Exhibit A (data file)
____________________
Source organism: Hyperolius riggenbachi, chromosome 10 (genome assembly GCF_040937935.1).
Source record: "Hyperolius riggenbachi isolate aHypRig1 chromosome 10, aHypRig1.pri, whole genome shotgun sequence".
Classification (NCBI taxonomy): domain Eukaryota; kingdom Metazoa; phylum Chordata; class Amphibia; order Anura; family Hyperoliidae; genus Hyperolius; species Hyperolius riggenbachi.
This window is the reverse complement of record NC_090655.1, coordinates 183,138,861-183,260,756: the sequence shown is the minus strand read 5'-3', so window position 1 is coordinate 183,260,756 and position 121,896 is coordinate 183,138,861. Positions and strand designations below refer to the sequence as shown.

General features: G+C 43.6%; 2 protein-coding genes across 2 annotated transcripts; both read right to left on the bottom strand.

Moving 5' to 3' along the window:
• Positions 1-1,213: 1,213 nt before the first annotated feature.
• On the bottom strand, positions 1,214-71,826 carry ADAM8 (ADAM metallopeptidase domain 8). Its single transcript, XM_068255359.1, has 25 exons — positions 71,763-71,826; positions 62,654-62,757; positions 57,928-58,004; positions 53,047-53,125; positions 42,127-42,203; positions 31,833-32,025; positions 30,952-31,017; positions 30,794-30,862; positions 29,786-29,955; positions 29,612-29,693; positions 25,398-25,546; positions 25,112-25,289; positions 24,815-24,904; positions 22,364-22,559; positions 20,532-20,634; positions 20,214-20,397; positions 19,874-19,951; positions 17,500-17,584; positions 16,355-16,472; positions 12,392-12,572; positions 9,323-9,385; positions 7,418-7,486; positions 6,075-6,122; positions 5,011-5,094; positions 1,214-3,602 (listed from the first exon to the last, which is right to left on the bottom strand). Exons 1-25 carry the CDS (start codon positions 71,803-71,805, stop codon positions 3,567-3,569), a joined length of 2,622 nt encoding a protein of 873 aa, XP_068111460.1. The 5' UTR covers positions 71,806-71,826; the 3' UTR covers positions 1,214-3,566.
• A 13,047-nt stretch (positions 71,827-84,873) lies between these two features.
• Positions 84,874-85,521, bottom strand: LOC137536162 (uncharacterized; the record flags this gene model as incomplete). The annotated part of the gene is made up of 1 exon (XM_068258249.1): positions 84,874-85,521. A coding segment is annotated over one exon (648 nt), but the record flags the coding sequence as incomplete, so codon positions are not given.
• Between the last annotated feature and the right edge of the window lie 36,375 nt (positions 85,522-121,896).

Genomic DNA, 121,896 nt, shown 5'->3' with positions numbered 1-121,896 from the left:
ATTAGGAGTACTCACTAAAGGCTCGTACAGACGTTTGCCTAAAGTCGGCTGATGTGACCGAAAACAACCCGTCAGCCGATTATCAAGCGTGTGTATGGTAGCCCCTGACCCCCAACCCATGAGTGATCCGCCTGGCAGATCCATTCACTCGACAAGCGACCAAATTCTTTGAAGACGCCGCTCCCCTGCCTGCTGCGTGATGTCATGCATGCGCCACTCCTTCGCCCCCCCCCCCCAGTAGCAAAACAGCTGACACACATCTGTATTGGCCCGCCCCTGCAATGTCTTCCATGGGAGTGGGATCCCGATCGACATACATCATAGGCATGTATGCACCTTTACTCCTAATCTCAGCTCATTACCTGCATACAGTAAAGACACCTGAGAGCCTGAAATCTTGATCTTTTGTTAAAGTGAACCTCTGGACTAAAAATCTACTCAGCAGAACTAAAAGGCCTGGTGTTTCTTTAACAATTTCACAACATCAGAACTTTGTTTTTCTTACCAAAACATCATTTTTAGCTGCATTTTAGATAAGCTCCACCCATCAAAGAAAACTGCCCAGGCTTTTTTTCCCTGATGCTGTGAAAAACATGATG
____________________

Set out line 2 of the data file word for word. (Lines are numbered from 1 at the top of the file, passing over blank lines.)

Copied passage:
Source record: "Hyperolius riggenbachi isolate aHypRig1 chromosome 10, aHypRig1.pri, whole genome shotgun sequence".